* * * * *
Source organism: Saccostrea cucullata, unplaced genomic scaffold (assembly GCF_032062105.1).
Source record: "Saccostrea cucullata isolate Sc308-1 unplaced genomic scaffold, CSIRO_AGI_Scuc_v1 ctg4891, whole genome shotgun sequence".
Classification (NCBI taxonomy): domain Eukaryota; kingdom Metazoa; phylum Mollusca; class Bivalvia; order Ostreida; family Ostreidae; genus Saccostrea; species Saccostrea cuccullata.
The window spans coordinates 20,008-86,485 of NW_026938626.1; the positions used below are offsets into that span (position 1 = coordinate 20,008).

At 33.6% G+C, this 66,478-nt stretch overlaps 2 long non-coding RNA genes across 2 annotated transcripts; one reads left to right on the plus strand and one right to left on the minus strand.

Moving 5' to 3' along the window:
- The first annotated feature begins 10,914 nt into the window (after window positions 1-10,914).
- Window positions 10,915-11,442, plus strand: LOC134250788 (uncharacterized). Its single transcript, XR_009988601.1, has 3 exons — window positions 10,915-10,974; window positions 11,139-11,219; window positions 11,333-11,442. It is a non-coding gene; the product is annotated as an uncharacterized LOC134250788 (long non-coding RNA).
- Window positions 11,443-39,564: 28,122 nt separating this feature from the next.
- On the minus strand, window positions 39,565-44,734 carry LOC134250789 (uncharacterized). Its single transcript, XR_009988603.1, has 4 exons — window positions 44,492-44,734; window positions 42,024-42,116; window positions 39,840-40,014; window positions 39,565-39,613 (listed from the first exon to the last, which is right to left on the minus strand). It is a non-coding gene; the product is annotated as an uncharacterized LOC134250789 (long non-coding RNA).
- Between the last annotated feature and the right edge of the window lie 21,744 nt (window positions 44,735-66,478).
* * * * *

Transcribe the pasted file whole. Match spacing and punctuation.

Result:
Source organism: Saccostrea cucullata, unplaced genomic scaffold (assembly GCF_032062105.1).
Source record: "Saccostrea cucullata isolate Sc308-1 unplaced genomic scaffold, CSIRO_AGI_Scuc_v1 ctg4891, whole genome shotgun sequence".
Classification (NCBI taxonomy): domain Eukaryota; kingdom Metazoa; phylum Mollusca; class Bivalvia; order Ostreida; family Ostreidae; genus Saccostrea; species Saccostrea cuccullata.
The window spans coordinates 20,008-86,485 of NW_026938626.1; the positions used below are offsets into that span (position 1 = coordinate 20,008).

At 33.6% G+C, this 66,478-nt stretch overlaps 2 long non-coding RNA genes across 2 annotated transcripts; one reads left to right on the plus strand and one right to left on the minus strand.

Moving 5' to 3' along the window:
- The first annotated feature begins 10,914 nt into the window (after window positions 1-10,914).
- Window positions 10,915-11,442, plus strand: LOC134250788 (uncharacterized). Its single transcript, XR_009988601.1, has 3 exons — window positions 10,915-10,974; window positions 11,139-11,219; window positions 11,333-11,442. It is a non-coding gene; the product is annotated as an uncharacterized LOC134250788 (long non-coding RNA).
- Window positions 11,443-39,564: 28,122 nt separating this feature from the next.
- On the minus strand, window positions 39,565-44,734 carry LOC134250789 (uncharacterized). Its single transcript, XR_009988603.1, has 4 exons — window positions 44,492-44,734; window positions 42,024-42,116; window positions 39,840-40,014; window positions 39,565-39,613 (listed from the first exon to the last, which is right to left on the minus strand). It is a non-coding gene; the product is annotated as an uncharacterized LOC134250789 (long non-coding RNA).
- Between the last annotated feature and the right edge of the window lie 21,744 nt (window positions 44,735-66,478).